I worked at NAF in an era when clinics were being bombed and picketers assembled by the dozens outside abortion facilities. I felt burdened by the pain my callers were going through, and I took their struggles home with me every night. Even though my workspace was an open cubicle in the office where there were probably a dozen other women, I was the sole person working on the hot line, and I felt alone in my work. I’d exchange brief pleasantries with the young woman who came on duty either before or after me, but nothing more. Outside, I didn’t tell many people what I did for work. To do so could be either a conversation-stopper or an argument-starter. You never knew who was going to be supportive or hostile. The NAF office was then near 14th and U Street in a nondescript office building set back from the street. The neighborhood was a far cry from the trendy bistro and nightclub spot it is today. In my memory, the days were always cloudy as I arrived at work.

There was harassment on the hotline, too. One boy called me repeatedly over the course of many weeks, asking me to describe the abortion procedure in detail and asking if his girlfriend had experienced any pain, and how much, and for how long, and what had it been like? Eventually I told him I recognized his voice and I knew he had called me before. He’d hang up, only to call again in several days for another confrontation.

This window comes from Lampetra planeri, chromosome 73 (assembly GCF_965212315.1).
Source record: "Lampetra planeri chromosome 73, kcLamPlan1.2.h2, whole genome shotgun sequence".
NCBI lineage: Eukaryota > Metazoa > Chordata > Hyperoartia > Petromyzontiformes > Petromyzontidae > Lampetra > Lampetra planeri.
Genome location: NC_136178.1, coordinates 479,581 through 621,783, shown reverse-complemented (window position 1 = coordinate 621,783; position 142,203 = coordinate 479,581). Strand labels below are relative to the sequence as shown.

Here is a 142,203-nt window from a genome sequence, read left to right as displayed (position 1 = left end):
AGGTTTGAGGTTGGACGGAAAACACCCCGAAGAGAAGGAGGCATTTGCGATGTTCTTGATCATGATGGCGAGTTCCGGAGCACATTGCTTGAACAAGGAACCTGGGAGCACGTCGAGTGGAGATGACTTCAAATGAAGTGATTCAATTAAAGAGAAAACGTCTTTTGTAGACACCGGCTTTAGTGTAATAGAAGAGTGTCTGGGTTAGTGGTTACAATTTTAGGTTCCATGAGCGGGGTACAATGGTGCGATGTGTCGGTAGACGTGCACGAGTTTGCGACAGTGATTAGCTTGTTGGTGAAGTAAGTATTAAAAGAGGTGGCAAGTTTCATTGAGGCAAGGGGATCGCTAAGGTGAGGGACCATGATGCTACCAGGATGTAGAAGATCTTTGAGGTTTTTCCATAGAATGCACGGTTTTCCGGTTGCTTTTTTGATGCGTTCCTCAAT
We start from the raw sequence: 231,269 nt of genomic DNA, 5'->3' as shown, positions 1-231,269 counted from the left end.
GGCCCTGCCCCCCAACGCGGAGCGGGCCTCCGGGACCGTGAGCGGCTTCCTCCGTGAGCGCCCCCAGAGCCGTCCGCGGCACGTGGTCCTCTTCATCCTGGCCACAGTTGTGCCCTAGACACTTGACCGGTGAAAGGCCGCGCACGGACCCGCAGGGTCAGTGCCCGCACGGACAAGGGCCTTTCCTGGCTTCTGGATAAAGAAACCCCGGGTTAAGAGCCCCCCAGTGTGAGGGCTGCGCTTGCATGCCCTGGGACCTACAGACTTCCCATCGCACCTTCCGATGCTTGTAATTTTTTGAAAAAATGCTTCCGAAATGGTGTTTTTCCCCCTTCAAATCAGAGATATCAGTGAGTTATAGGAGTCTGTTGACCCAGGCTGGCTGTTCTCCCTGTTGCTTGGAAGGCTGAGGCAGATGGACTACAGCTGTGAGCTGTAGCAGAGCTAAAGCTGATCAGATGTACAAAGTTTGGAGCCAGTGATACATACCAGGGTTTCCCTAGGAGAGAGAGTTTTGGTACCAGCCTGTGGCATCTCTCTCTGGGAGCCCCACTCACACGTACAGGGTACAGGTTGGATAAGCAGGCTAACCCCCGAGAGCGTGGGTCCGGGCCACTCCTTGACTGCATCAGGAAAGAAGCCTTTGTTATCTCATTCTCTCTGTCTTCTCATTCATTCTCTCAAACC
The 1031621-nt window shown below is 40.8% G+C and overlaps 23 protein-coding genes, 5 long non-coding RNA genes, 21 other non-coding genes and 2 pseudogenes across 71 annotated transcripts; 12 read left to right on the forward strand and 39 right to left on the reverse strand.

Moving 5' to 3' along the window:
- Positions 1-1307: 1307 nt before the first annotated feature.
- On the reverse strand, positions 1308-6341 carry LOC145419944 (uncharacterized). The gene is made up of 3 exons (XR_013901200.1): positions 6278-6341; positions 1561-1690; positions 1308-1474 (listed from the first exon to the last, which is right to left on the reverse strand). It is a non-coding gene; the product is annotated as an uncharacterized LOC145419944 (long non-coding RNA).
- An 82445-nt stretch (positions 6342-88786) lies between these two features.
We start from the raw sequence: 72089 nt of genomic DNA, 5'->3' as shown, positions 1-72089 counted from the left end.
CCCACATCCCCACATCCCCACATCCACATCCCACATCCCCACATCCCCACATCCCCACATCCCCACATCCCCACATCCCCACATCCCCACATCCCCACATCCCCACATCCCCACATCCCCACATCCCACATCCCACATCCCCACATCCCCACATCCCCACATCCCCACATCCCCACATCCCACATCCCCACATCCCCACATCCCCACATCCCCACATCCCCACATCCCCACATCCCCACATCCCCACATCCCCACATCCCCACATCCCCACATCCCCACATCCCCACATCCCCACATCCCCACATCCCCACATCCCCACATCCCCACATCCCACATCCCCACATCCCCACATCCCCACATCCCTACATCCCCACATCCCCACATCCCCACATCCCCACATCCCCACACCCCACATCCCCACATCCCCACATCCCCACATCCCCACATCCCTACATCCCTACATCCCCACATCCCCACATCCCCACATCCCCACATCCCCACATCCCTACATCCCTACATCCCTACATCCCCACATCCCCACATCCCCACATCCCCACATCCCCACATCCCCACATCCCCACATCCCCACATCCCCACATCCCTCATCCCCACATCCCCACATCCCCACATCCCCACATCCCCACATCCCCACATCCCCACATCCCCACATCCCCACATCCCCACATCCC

Once, a band member for whom I was booking gigs part-time called me on the hot line. (There was no caller ID back then, so every call was potentially a woman in need.) I picked up the phone and heard a snickering, deep voice. “Hey. I got a big bag of fetuses here. What do I do with ‘em?”

I slammed down the phone and bolted from my chair, shaking. The phone kept ringing. When I picked it up, it was him again, apologetic this time. He’d been joking, just joking.

There were drawbacks, and the burnout rate was high. But I entered the job as a fervently pro-choice young feminist, and hearing the women’s calls only reinforced my view that abortion needs to be safe and legal and available to those who need it. I answered the calls for as long as I could, and eventually I had to move on.

My work on the hot line was almost half my lifetime ago. Thinking about it reminds me of a time when I bore witness to the terrible truths of womanhood in America. An unwanted pregnancy can hurtle a woman onto a perilous landscape where the laws of man don’t protect her. You don’t hear about this dark side of life very often in the daylight. But look around you. One in three women have been there.

Kerry Sheridan is an author and journalist in Washington, DC. She can be reached at kerrysheridan@gmail.com.